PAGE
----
What could be less controversial than showing you a picture of how well our night-scented stock is doing, now that the sun has finally come out? Only a week or two ago, it was about 2 inches high and drowning - now the scent drifts through the window at night - as it says on the wrapper - and they drink about 4 pints of water a day.
That little trough is what constitutes a garden here in our compact but adorable city apartment. Just as well really, because I don't think the plants would have reached this height if we kept chickens. We have plenty of free-range pigeons though, which is why I have planted spikes in amongst the foliage - now well hidden.
The reason I have the time to write at this time of day is because I am being forced to wait in (during this fine weather!) for a delivery of materials by ParcelForce, and they refuse to specify morning or afternoon. I vowed never to use them again, after they took 3 months to send a parcel to Australia - by way of Canada - and broke it in the process, refusing to give me a penny in compensation. Sadly, my suppliers have made no such vow.
All this recent talk of chickens lead to a comment by me about Cro's ingenious but simply method of protecting his flock by leaving the barn door open, and I said that there are precious few traditional barns left unconverted these days. That wasn't as snide a comment as it may have sounded.
I don't think it was that long ago when the sound of burbling and clucking chickens permeated almost every farmyard in Britain, but now you only hear that sound everywhere outside of the UK.
Slowly, farms have been forced to become more industrially commercial, and their yards are usually made up of easy-to-clean pads of concrete, covered over with outbuildings made of steel joists and corrugated roofs, when the owner has found him/herself able to afford to do so.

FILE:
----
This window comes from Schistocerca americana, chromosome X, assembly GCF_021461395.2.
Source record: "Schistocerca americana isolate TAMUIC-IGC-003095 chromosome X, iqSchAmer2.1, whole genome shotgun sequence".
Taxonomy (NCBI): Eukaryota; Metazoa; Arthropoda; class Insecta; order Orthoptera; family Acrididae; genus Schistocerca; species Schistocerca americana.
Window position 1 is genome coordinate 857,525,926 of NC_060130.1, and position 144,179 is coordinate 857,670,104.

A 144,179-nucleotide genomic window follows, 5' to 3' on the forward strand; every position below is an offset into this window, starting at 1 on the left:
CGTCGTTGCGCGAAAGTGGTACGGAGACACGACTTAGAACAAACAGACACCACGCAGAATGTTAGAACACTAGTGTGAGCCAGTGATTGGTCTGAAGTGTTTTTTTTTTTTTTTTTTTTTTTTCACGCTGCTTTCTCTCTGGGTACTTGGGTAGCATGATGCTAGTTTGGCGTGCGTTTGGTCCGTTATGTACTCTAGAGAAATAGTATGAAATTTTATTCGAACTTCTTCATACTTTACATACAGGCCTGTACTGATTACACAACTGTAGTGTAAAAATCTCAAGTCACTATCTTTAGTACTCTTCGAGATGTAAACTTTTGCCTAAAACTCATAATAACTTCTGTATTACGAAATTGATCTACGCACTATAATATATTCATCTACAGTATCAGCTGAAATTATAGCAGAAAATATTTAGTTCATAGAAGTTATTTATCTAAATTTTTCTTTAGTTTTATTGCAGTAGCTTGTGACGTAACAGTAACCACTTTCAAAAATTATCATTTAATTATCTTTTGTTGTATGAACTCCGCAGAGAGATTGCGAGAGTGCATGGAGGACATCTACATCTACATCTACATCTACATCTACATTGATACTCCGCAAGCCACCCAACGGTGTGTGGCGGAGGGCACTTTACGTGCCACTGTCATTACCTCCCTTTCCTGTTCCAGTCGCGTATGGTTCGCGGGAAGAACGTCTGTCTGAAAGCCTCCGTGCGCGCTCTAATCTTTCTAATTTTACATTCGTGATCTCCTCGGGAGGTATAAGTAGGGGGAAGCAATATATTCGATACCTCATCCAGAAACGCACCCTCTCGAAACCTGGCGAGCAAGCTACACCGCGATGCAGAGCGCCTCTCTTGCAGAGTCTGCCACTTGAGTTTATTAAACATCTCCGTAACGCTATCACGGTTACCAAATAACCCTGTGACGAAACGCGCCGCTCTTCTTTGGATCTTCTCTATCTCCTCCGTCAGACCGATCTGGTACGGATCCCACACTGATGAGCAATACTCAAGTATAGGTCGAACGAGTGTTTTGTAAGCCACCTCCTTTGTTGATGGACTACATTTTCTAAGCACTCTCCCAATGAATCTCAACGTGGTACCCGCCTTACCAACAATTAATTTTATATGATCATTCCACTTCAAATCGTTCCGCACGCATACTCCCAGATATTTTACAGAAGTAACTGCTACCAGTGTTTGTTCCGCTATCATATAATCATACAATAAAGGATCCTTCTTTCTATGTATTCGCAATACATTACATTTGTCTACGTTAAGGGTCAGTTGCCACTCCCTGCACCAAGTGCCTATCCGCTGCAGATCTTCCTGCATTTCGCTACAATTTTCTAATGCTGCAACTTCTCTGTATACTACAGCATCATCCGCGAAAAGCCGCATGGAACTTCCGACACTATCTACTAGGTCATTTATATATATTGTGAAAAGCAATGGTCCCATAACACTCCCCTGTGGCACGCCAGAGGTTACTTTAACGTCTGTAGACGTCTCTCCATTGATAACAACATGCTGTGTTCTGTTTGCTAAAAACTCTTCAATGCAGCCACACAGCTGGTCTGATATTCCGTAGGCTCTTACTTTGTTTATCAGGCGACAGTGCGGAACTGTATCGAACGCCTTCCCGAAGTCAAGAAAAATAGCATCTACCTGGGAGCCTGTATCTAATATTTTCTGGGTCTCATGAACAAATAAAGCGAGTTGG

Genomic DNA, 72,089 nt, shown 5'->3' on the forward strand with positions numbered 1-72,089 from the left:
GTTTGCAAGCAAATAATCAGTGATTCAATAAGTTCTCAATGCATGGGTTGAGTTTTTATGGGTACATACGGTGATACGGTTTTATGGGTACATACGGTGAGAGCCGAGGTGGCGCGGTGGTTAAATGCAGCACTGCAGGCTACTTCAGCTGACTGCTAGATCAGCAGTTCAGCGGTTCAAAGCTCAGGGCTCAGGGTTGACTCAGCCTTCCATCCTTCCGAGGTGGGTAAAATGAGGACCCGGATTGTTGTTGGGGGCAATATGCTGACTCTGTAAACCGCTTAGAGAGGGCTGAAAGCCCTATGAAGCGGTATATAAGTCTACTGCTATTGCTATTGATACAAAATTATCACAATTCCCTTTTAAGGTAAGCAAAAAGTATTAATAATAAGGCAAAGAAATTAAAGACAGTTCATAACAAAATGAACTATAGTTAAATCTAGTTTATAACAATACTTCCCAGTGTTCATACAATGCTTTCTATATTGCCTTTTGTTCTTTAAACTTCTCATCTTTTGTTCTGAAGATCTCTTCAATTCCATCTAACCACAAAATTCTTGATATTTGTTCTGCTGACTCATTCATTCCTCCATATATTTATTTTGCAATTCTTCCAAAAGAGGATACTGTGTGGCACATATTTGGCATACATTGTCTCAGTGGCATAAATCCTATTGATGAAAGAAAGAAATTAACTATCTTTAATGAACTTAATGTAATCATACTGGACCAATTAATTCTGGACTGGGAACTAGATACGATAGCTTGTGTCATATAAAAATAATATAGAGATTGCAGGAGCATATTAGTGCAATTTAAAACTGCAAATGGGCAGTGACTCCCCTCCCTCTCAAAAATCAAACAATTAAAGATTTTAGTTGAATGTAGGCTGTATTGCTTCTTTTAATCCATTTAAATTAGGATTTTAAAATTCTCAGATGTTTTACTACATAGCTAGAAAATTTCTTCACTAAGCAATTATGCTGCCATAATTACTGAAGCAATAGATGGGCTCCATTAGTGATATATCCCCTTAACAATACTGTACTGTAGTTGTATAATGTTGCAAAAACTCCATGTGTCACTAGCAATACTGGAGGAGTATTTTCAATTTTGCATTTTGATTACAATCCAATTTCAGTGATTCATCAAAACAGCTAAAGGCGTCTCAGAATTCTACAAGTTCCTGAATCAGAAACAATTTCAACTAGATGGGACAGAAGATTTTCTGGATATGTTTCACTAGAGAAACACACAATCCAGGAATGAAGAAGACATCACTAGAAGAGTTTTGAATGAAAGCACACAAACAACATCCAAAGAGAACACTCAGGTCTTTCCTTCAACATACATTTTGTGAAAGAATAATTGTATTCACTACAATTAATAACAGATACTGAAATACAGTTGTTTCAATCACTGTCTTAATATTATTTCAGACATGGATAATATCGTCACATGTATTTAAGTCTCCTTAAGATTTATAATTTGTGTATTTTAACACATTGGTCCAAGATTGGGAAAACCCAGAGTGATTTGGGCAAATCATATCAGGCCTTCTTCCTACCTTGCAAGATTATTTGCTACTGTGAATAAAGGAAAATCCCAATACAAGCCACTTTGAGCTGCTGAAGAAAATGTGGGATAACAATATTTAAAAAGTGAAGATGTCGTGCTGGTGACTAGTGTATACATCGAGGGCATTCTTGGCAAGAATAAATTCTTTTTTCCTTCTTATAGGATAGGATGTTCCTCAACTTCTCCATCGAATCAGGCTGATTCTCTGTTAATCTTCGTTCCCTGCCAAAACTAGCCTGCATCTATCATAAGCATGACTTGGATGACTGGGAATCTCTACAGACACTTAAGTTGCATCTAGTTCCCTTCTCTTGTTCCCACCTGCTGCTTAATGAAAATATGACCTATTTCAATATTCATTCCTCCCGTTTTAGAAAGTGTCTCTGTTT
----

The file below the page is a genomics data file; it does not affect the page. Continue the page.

The old barns - some of which dated back to the 17th century or earlier - have suffered from too much care, rather than the traditional neglect which turned them into dusty, cob-webbed treasure-troves, with rusting, vintage cars, often being used to house chickens on the inside.
A dishevelled, old, dusty or muddy (depending on the season) farmyard with a permanently gaping double door leading to big old beams and haylofts was a haven for feral chickens and dogs, but is now almost a thing of the past.
The dirty old dog would take care of the chickens during the day, and they would flap up to the beams at night, so a rogue fox would have to be wily indeed to pick one off.
Farmyards are so sanitised these days, and I miss the old-style ones, messy though they were.
With the yards, gardens and barns tarted up to keep DEFRA and the bank manager happy, there is no room for a scratchy chicken, and I miss them too, despite having been almost gored to death by a big old cockerel on such a farm a few years ago. I still have the scars - honest!